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One of the easiest way to start the description of the system is to describe its functional architecture. The functional architecture aims to “describe what the system must do” [Dickerson & Mavris 2010]. According to the IEEE standard 1220 - 2005, a functional architecture is an "arrangement of functions and their subfunctions and interfaces (internal and external) that defines the execution sequencing, conditions for control or data flow, and the performance requirements to satisfy the requirements baseline.” [IEEE 1220 - 2005, 3.1.15] The functional architecture shows the hierarchical decomposition of system function and flows. A function “is a task, action, or activity that must be performed in order to achieve a desired outcome.” [Clifton & Ericson 2011] We will define later in more detail what a function in SEA precisely is.

The definition of the functional architecture is an integral part of well-known systems engineering frameworks, often under the notions of "functional analysis" [NASA, 2007,] and "functional decomposition" [Estefan, 2007]. For example, the INCOSE Systems Engineering Handbook introduces the functional architecture in the context of the Function-Based Systems Engineering (FBSE) Method [Walden et al., 2015, Section 9.3]. Common representations used for describing a functional architecture are function trees which show the hierarchical structure of functions in a system, function structures for representing flows between functions [Otto & Wood, 2001], Function Flow Block Diagrams (FFBDs) for representing sequences and their relationships, and N² matrices for identifying interactions and interfaces between functions.  The DoDAF standard provides several diagrams that capture the functional architecture of a system such as the SV-4 view "System Functionality Description" [DoD, 2010].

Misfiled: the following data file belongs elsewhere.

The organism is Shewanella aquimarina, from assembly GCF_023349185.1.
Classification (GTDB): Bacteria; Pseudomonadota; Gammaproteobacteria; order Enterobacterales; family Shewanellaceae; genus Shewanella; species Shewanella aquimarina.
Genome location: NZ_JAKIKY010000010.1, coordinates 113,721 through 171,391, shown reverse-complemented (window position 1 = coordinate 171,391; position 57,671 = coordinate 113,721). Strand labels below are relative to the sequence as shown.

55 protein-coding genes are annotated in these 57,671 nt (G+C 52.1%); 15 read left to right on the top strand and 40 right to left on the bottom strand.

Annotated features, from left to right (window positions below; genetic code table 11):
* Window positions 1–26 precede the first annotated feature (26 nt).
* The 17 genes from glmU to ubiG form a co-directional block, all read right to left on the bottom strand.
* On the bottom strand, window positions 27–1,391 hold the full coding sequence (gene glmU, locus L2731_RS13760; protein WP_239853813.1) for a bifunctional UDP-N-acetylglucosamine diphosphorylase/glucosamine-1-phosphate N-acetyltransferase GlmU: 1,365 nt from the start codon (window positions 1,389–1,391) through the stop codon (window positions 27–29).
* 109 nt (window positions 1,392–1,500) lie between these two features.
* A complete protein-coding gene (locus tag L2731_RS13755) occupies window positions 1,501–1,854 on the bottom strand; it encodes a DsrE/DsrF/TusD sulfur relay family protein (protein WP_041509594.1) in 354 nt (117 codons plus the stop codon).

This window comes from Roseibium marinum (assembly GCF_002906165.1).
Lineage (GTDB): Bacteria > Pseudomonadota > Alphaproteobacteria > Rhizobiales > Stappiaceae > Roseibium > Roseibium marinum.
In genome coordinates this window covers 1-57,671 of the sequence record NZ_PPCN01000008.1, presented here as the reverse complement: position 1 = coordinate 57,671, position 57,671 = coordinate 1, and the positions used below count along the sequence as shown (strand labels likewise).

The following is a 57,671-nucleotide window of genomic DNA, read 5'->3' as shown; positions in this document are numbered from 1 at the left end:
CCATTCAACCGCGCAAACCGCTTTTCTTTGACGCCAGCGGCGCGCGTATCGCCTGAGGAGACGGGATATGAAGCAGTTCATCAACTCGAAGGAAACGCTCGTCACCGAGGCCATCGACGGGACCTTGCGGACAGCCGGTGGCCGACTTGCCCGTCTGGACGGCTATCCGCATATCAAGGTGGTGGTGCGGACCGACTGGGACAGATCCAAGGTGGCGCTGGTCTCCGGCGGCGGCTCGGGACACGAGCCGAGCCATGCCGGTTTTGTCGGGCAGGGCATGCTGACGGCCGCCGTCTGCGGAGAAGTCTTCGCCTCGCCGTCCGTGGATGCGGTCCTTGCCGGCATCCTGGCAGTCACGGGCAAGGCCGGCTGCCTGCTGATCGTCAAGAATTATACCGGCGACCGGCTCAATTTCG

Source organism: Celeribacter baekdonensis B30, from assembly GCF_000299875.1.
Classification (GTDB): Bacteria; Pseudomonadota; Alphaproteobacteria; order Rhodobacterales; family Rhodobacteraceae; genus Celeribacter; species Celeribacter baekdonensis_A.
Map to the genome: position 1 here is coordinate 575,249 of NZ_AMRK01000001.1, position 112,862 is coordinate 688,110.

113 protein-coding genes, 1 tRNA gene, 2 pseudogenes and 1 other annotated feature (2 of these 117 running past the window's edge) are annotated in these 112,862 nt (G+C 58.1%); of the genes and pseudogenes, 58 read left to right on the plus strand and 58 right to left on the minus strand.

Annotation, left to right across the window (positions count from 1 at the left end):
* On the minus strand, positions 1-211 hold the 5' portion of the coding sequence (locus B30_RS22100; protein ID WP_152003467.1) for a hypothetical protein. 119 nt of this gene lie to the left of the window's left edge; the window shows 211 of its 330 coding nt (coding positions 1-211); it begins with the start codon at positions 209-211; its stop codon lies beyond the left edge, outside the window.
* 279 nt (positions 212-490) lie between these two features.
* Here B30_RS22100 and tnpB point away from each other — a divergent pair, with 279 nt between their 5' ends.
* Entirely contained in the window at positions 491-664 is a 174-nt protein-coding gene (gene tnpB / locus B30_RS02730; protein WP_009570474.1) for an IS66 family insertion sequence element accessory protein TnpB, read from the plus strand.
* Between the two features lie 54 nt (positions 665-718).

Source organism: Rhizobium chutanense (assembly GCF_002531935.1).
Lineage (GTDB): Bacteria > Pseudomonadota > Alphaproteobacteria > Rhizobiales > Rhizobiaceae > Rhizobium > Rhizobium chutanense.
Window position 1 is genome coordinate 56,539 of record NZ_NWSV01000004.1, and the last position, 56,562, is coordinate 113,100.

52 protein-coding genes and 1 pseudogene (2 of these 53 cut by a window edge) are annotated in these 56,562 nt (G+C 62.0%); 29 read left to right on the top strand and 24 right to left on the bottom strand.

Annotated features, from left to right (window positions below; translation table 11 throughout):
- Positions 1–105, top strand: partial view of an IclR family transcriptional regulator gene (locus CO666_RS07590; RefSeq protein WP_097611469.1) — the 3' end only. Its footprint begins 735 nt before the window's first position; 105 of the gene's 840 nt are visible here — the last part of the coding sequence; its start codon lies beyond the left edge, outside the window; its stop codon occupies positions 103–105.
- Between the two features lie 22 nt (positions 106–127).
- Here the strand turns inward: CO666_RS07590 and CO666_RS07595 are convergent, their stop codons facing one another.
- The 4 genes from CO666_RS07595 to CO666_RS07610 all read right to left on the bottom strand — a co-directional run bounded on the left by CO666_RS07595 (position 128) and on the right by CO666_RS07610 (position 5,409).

Fig. 10 shows the role of the functional architecture in a generic systems engineering framework [Boutin, 2017]. The function breakdown structure that represents the decomposition of the system function(s) is shown along with the flows between the functions. Requirements are allocated to functions and functions are allocated to system components. arKItect SEA enables to model these aspects of a functional architecture. In the following, each of these aspects along with its concepts are presented.

Figure 10: The functional architecture and its relationship with other SEA systems engineering data [Boutin, 2017]

Functions and flows are designated to meet requirements, as shown in Figure 11. The numbers in the yellow circle are the corresponding SEA views. The system requirements “Wi-Fi connection” is allocated to the function “Capture the WiFi signal” and the requirement “Wired connection” is allocated to the function “Capture the cabled internet signal”. The allocation is represented by the “allocated to” relationship.

Figure 11: Allocation of requirements to functions and flows

The table below shows the coverage of common systems engineering functional architecture artifacts by arKItect SEA.


Common systems engineering artifactCorresponding SEA artifact
Function treeFunction tree
Function structure3.1. Define Functional Architecture view
N² matrix3.1. Define Functional Architecture view
Requirements - function allocation matrix3.2. Allocate Requirements on Functions and Flows
FFBDeFFBD (under development)


Main tasks of the functional architecture step

  • Define the functional architecture: Functions & flows;
  • Allocate requirements to functions & flows.

Definition: Functions and flows

In SEA, in order to qualify as a function, an object needs to satisfy the following two conditions:

  • It begins with a verb, since it is an action;
  • It transforms flows (It has input and output flows).